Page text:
A Day in the Life

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March 10th 2010
Published: March 10th 2010
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Pannasasstra UniversityPannasasstra UniversityPannasasstra University

Shiny Blue Windows Make Everything Better.
First of all, this blog is really bothering me. In order to publish your entry, you first have to select which Continent you are on. This opens up a box so that you can select which Country you are in. Then they make you pick your Region, your City, and potentially one more category (I'm not sure what it is). They force you to do this. Normally I would not complain, but each category box only displays five locations, and you have to scroll down to see more options. When you're working from a laptop approximately the size of your forearm, with a touchpad the size of your thumbnail, this certainly presents logistical difficulties and frustrations. (I also have no control over the photos in my blog, which is why they make no sense till you read the whole thing. At least I've found out how to get them on.)

But I'm a big girl. I don't need to tell you about all my difficulties; I can be discrete and keep the conversation positive. And so let me tell you about stuff here instead.

I've been going to teacher school for the last 3 days, and each time it has managed to swallow 10 of my waking hours. You'd think there'd be kind of a lot to report; and there is, but at the same time there's not really that much to say about it.

Every morning I wake up fairly early. I don't know how much longer I can stick to this, but it seems to be the Khmer way to start life at 6 or 7 am. I don't wake up because of the alarm. I wake up because of the dogs and kids and traffic and construction. If you want to get to market, this is the time to do it; because if you wait till school lets out at 5:30, it may well be closed.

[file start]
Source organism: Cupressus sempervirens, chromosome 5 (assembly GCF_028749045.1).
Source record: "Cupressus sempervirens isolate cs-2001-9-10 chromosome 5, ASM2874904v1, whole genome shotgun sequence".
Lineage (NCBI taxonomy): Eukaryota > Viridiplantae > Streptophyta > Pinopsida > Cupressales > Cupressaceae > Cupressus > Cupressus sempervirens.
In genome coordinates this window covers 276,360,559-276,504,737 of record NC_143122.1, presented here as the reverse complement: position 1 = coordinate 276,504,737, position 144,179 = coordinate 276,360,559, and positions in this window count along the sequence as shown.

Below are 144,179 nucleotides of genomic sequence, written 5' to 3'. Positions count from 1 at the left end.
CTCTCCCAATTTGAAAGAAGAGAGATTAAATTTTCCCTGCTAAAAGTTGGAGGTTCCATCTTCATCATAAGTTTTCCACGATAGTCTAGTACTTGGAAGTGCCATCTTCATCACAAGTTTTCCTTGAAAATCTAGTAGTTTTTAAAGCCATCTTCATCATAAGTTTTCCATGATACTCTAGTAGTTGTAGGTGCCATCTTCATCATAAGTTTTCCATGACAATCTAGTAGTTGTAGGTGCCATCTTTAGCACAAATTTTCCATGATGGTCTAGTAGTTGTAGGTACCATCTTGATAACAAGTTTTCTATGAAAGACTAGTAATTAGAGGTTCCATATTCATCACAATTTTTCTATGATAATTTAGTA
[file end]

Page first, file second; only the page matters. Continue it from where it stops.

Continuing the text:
Much to my consternation, Pannasasstra University is located on the other side of town from our villa, so every day at 8:30, Dara picks us up and drives us there by tuk-tuk. If you want to imagine the traffic patterns in Phnom Penh, a good idea is to think of the patterns of people walking inside the mall on a busy Saturday. Just put everyone on motorbikes instead, and maybe add a few SUVs. Most of us, though,
Green Plants!Green Plants!Green Plants!

Life is REAL good!
don't have the luxury of sitting inside an SUV, so we just choke on the fumes and emissions for 20 minutes till we reach said destination.

Also to my consternation, there are about 12 of us in my TESOL class, most of which are male. The girls are, well, me and Susie (who is from the Philippenes). Does the ratio raise red flags for you? It did for me. And sure enough, one of us is already a confirmed pedophile, another is seeking an Asian wife, and a third just goes out drinking and whoring all night...we think...

Hello, meet my flatmates! and I love them despite their imperfections, I really do. The others I have not yet found out about. Everyone has a solid alibi, and that's all I will say about it. (The only question left is, why do girls like me go to Asia? Well, not for the sex tourism--nobody wants a horsey, craigy western woman--come on. No, I'm here because I'm off my rocker.)

No matter. We, as a class, sit through 4 hands-on lectures, which isn't always easy, and then we are released back into Phnom Penh for the next 14 hours. I generally just go back to the villa, take a shower, kill mosquitos, and see who I can correspond with. I try to find food inside the villa (tonight it was a fish that tasted like the bottom of the Mekong River). Then I go to sleep so that I can wake up tomorrow and do the same thing as today.

Life is good: the sky is blue, the temples are golden, and the plants are just sooo green. I cannot complain.


10th March 2010

Hey there Leeza(?)! Sorry I didn't get to give you a proper farewell but it seems you are faring well nonetheless! Glad you arrived safely and I got a card from your mom about the teff and xantham gum! Thanks! We hope to pick it up today if we can just get a hold of your mom. Each time I call the 561 # it just keeps ringing and no one answers. Hope you are mastering the language and adapting well to your new surroundings/culture. I am very happy for you and excited about following your blogs. You are such a great writer. It always brings me joy and laughter to read your blogs. Love, Danna
11th March 2010

Thank you Danna. I am very glad to hear from you. I am sorry we didn't meet before I took off, but no worries. We'll meet again. Love, Leeza

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